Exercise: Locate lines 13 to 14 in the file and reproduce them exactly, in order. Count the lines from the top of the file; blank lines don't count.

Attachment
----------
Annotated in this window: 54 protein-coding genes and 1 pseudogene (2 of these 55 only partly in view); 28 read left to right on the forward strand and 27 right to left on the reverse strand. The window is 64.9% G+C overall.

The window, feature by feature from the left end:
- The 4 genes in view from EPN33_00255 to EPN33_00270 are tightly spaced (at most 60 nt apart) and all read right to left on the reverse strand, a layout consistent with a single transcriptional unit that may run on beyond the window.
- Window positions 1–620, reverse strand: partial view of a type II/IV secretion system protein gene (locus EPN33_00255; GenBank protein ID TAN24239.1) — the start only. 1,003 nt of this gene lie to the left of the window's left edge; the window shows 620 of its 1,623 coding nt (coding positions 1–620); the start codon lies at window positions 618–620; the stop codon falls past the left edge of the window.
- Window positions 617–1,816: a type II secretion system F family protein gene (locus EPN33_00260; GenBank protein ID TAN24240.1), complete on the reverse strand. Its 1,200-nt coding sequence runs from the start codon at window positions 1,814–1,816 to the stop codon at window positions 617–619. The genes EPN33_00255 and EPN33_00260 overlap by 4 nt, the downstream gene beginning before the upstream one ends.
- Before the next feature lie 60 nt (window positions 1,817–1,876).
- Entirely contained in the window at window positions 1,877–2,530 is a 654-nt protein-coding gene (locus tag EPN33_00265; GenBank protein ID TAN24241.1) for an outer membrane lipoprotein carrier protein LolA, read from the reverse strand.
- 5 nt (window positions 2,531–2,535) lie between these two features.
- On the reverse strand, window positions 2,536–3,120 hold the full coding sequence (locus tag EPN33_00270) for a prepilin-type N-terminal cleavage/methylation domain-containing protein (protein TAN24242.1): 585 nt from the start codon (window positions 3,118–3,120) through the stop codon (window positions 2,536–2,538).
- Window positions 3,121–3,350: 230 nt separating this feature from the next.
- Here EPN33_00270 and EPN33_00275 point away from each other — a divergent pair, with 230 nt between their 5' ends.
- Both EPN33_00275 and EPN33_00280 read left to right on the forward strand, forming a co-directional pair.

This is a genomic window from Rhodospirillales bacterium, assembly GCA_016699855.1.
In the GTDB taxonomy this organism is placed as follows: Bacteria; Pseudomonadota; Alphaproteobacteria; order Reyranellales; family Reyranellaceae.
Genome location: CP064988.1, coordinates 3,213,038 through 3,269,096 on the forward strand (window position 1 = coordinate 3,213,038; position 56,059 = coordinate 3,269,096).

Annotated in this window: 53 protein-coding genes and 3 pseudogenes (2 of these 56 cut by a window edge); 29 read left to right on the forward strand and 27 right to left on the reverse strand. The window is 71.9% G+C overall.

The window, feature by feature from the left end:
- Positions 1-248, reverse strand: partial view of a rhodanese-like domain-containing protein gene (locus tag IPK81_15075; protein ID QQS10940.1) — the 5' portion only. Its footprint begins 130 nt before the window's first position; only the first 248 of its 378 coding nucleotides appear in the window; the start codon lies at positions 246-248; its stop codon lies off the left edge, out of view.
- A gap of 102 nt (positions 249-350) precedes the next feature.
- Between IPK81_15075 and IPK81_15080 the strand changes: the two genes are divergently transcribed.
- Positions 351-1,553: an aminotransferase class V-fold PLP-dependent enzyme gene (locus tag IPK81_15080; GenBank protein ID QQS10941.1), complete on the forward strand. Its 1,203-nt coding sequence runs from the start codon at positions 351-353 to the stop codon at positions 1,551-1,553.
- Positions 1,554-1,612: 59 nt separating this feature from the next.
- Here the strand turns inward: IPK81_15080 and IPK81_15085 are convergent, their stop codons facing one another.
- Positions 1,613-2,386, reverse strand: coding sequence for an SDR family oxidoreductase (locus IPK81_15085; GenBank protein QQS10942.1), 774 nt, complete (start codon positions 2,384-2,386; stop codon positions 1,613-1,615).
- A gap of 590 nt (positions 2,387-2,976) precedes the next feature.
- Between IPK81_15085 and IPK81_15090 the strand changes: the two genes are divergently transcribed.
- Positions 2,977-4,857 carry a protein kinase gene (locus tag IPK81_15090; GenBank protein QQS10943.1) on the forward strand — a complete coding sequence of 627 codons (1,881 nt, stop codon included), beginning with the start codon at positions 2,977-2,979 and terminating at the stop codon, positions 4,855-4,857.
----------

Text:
This is a genomic window from Rhodospirillales bacterium, assembly GCA_016699855.1.
In the GTDB taxonomy this organism is placed as follows: Bacteria; Pseudomonadota; Alphaproteobacteria; order Reyranellales; family Reyranellaceae.